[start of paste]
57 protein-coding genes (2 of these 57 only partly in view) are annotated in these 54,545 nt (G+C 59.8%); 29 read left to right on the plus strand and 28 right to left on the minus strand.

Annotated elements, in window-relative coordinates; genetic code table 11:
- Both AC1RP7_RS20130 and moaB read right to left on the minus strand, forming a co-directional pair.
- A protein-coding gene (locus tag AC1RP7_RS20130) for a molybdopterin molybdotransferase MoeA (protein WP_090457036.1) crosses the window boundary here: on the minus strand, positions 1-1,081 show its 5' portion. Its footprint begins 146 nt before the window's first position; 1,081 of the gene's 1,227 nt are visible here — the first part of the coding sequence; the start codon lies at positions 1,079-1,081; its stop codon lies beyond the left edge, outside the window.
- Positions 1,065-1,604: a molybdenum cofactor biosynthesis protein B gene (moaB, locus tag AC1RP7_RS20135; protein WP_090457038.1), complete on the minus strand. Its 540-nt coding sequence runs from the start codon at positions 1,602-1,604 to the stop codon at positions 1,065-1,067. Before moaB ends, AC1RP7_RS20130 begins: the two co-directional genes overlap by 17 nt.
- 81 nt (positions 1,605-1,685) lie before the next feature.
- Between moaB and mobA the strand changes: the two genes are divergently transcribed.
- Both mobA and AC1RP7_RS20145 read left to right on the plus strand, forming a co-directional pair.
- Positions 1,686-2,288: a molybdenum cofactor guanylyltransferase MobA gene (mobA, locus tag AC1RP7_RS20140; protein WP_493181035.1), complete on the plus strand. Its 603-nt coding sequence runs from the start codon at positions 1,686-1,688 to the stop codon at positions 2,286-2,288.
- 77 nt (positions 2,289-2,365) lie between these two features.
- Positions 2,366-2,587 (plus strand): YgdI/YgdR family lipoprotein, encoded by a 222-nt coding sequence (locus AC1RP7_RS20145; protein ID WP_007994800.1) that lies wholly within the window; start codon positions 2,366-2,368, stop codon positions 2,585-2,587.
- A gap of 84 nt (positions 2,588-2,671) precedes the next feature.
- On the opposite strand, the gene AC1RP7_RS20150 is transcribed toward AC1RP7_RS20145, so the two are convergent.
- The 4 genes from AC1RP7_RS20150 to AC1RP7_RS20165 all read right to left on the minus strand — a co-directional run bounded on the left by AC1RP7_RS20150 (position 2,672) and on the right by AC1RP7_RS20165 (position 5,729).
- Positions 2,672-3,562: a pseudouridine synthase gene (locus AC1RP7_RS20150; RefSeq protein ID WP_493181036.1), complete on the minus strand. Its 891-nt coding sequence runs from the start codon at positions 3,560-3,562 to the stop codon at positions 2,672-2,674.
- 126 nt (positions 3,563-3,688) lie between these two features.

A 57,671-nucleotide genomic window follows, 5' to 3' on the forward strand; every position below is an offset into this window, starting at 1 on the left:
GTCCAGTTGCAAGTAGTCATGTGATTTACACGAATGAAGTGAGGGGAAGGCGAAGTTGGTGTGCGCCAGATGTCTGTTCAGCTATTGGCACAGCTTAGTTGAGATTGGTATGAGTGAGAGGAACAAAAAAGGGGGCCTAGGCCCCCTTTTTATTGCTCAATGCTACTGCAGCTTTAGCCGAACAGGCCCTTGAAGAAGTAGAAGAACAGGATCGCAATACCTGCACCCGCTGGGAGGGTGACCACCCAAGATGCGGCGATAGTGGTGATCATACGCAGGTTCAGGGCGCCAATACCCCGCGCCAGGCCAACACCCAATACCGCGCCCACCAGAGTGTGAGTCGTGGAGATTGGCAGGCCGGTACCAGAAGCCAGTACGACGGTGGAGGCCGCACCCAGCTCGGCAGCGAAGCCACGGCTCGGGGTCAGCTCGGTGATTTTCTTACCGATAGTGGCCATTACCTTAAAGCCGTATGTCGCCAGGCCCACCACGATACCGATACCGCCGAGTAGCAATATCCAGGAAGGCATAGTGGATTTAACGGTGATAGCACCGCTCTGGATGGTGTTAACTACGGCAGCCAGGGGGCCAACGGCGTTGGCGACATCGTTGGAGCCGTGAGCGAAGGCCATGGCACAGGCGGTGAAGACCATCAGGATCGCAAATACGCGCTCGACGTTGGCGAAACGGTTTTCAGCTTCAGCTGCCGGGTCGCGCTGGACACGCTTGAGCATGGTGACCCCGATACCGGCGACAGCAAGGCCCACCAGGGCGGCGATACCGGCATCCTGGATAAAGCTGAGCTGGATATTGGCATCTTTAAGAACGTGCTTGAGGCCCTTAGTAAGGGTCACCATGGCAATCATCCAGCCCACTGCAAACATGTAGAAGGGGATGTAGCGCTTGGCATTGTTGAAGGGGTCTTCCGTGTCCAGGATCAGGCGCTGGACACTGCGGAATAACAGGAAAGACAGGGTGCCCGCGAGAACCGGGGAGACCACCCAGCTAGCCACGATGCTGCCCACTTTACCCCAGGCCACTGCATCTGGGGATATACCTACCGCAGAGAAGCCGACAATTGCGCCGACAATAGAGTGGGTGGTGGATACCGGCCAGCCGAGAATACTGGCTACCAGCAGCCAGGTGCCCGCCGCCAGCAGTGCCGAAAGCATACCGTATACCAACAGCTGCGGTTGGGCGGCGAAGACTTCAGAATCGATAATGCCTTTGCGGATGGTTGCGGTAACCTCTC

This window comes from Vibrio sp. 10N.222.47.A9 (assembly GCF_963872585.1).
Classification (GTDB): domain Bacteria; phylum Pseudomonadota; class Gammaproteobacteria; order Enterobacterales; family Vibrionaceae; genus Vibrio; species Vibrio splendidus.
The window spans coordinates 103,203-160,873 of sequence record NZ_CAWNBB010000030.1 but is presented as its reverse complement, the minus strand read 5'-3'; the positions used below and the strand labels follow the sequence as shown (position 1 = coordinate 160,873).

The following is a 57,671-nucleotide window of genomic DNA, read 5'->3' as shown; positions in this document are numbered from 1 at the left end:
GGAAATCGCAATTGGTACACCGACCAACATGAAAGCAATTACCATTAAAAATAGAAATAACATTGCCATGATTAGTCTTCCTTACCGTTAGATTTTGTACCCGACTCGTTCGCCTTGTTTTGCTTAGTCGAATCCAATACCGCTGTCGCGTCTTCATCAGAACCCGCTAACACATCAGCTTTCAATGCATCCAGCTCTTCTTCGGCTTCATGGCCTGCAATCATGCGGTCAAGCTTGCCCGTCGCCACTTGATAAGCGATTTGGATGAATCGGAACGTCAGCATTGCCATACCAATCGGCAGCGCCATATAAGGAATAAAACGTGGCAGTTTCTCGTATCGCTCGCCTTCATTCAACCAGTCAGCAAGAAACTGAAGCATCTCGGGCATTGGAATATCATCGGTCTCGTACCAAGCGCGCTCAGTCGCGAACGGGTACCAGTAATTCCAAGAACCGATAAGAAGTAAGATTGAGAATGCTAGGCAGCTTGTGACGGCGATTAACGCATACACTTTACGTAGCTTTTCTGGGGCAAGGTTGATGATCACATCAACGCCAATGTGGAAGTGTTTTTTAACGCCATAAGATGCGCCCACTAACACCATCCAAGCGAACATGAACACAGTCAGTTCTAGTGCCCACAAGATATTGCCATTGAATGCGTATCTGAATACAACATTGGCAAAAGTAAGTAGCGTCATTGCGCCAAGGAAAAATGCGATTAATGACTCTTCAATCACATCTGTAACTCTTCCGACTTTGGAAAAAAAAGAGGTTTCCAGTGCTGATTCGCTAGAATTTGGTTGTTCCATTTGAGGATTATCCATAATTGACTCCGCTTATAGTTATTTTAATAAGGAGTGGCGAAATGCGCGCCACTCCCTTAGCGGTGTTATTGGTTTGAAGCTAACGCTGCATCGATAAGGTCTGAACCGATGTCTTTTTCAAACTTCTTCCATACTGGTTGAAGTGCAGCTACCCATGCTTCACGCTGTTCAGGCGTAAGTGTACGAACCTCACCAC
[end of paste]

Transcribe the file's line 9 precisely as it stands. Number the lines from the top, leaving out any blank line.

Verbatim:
- Positions 1,686-2,288: a molybdenum cofactor guanylyltransferase MobA gene (mobA, locus tag AC1RP7_RS20140; protein WP_493181035.1), complete on the plus strand. Its 603-nt coding sequence runs from the start codon at positions 1,686-1,688 to the stop codon at positions 2,286-2,288.